Belligerent Roscosmos publicly questions NASA policy

by | Oct 13, 2008 | NASA, Russia | 1 comment

In an unusually blunt and undiplomatic move Russia’s Federal Space Agency (FSA) has posted on its website a report about a 7 October meeting between its public relations staff and NASA representatives

**I have only sourced the Anatoly Perminov picture from the European Space Agency’s website, the agency was not involved in the FSA/NASA meeting and discussions

Hyperbola obtained a translation by Russian speakers of the report – see a Google translation here – confirming that it says that NASA officials could not present an official document signed by all International Space Station (ISS) partners that would give any of them the right to make ISS air-to-ground conversations available to the public on a permanent basis nor could they give any legal basis for their decision

It seems to be the permanent basis of the 24/7 broadcasting that is troubling the FSA rather than the fact that there is any transmission at all. But the agency is clearly not happy and with the international diplomacy aspect of all things ISS its quite a surprise move for Russia to do what it has done

In the report it is pointed out by FSA staff that the ISS is manned by astronauts from several nations and it relies not only on US but also on Russian tracking and communications systems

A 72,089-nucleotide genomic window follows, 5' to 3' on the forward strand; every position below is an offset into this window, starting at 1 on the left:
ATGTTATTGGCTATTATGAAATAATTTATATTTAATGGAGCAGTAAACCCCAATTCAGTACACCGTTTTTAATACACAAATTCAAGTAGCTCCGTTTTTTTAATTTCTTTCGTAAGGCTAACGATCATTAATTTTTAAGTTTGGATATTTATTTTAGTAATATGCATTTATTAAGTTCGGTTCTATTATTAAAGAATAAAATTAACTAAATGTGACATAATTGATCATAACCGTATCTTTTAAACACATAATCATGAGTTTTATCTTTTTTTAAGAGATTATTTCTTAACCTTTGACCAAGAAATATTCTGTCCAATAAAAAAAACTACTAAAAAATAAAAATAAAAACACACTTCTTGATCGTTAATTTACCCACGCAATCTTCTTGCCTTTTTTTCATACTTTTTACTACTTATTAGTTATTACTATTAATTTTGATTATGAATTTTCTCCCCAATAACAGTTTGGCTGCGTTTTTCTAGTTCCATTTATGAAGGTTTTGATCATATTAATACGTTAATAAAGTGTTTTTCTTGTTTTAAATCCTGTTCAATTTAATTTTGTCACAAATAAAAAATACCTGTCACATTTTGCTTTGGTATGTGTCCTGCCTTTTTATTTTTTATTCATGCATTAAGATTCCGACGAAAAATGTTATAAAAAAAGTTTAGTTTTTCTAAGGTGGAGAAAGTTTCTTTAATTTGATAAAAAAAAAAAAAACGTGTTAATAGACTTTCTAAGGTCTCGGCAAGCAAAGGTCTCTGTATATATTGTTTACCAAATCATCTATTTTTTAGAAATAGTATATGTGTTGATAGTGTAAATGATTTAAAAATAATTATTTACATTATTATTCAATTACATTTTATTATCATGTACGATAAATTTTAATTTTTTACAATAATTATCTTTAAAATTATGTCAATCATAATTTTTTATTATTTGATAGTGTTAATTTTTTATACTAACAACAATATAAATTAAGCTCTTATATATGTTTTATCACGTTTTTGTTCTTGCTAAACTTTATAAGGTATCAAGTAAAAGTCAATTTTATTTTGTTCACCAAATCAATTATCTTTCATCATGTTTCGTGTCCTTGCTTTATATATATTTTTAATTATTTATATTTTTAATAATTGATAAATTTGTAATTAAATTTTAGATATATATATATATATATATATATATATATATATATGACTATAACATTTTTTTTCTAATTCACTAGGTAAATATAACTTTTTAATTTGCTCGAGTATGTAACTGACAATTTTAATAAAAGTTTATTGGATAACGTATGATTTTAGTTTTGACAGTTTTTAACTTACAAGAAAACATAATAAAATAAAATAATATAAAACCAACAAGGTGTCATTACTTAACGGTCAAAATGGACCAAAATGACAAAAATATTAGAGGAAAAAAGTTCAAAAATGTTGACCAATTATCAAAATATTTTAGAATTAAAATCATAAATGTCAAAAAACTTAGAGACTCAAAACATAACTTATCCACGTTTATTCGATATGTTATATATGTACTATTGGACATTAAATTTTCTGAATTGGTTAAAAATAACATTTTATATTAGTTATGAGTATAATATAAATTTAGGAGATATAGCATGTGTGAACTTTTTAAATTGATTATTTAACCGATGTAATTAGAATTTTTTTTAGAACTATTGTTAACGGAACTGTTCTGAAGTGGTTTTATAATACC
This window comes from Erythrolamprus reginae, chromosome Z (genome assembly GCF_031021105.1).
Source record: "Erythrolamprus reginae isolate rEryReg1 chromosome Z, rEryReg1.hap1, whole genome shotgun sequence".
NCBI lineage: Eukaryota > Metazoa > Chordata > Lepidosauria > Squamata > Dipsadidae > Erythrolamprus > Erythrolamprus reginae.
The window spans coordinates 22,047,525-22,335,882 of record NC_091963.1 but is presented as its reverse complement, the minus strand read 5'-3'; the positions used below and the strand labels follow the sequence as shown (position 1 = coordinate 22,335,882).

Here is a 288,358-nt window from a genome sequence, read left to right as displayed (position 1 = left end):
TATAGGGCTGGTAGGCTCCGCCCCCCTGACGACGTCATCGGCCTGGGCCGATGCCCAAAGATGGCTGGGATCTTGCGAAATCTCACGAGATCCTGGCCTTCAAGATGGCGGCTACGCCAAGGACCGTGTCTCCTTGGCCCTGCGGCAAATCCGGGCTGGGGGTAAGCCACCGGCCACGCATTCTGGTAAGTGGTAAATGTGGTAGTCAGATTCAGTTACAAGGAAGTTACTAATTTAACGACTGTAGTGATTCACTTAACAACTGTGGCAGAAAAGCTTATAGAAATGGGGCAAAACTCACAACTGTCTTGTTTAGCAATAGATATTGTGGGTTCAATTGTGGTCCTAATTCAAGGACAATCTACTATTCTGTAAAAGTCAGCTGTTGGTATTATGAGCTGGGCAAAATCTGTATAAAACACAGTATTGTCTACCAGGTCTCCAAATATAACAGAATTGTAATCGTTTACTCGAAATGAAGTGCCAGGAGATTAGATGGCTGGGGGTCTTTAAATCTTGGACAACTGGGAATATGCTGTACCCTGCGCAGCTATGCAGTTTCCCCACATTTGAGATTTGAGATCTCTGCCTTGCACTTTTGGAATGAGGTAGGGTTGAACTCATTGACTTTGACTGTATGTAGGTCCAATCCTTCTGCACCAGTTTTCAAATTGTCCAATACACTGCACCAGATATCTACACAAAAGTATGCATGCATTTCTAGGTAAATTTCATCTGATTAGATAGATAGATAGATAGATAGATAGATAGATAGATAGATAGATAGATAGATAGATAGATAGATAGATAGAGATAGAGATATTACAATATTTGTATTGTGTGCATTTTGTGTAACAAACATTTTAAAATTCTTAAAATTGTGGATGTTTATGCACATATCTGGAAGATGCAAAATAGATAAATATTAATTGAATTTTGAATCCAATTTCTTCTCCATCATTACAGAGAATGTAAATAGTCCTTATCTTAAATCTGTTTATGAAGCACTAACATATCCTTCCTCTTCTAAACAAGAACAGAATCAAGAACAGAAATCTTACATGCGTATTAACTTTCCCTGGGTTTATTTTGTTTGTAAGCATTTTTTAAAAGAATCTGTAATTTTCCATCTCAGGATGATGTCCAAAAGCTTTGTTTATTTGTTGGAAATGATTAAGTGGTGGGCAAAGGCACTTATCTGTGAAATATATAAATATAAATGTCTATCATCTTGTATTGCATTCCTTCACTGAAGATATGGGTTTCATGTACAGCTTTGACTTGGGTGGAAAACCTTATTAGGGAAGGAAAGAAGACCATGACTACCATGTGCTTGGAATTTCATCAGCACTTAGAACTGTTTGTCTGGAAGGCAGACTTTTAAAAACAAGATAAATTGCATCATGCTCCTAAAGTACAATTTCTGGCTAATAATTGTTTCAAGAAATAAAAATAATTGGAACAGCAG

So the Russians, considering that fact, felt that a decision to make communications permanently available to the public should be agreed to by all the ISS partners

The trigger for all this seems to have been a NASA press release issued on 25 September on the NASA website saying that ISS air-to-ground communications would become available to the public seven days a week, 24h a day

I am aware that the Russians have been miffed in the past when NASA has demanded unrealistic Soyuz production timetables and prices but none of that has ever been made public – and I was never going to get an attributable statement to make a proper story out of that so take that as Russian gossip passed on by me

I can only assume that in this comms case NASA has simply told Russia where to get off. I asked NASA about this report and the US agency replied, “NASA has received no requests from Roscosmos to change the way station operations are released to the public in any way.”

While the FSA report says that it was agreed at the meeting that the issue of permanent transmission would be further studied by the public affairs offices of both NASA and Roskosmos and legal experts from both sides

Make of that and the NASA statement what you will

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